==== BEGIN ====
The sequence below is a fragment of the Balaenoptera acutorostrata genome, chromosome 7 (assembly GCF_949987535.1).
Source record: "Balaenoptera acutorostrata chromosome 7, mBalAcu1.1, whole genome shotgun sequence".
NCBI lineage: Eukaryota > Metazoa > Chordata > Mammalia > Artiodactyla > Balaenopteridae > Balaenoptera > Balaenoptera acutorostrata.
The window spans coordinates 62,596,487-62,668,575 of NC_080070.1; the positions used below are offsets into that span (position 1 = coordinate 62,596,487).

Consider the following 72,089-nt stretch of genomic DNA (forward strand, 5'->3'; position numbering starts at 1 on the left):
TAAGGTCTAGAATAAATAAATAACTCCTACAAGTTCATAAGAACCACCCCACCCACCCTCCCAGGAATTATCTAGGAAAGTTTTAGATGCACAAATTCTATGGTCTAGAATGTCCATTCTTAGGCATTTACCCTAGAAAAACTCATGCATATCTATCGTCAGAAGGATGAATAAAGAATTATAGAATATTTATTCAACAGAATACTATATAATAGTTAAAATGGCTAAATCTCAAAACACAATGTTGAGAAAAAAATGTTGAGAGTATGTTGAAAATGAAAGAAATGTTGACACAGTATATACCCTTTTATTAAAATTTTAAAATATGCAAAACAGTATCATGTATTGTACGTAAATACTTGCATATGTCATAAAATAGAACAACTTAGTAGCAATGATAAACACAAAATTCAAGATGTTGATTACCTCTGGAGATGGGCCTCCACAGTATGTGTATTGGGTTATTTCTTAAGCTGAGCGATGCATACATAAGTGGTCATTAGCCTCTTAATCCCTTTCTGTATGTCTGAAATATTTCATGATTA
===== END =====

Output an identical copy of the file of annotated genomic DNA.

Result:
The sequence below is a fragment of the Balaenoptera acutorostrata genome, chromosome 7 (assembly GCF_949987535.1).
Source record: "Balaenoptera acutorostrata chromosome 7, mBalAcu1.1, whole genome shotgun sequence".
NCBI lineage: Eukaryota > Metazoa > Chordata > Mammalia > Artiodactyla > Balaenopteridae > Balaenoptera > Balaenoptera acutorostrata.
The window spans coordinates 62,596,487-62,668,575 of NC_080070.1; the positions used below are offsets into that span (position 1 = coordinate 62,596,487).

Consider the following 72,089-nt stretch of genomic DNA (forward strand, 5'->3'; position numbering starts at 1 on the left):
TAAGGTCTAGAATAAATAAATAACTCCTACAAGTTCATAAGAACCACCCCACCCACCCTCCCAGGAATTATCTAGGAAAGTTTTAGATGCACAAATTCTATGGTCTAGAATGTCCATTCTTAGGCATTTACCCTAGAAAAACTCATGCATATCTATCGTCAGAAGGATGAATAAAGAATTATAGAATATTTATTCAACAGAATACTATATAATAGTTAAAATGGCTAAATCTCAAAACACAATGTTGAGAAAAAAATGTTGAGAGTATGTTGAAAATGAAAGAAATGTTGACACAGTATATACCCTTTTATTAAAATTTTAAAATATGCAAAACAGTATCATGTATTGTACGTAAATACTTGCATATGTCATAAAATAGAACAACTTAGTAGCAATGATAAACACAAAATTCAAGATGTTGATTACCTCTGGAGATGGGCCTCCACAGTATGTGTATTGGGTTATTTCTTAAGCTGAGCGATGCATACATAAGTGGTCATTAGCCTCTTAATCCCTTTCTGTATGTCTGAAATATTTCATGATTA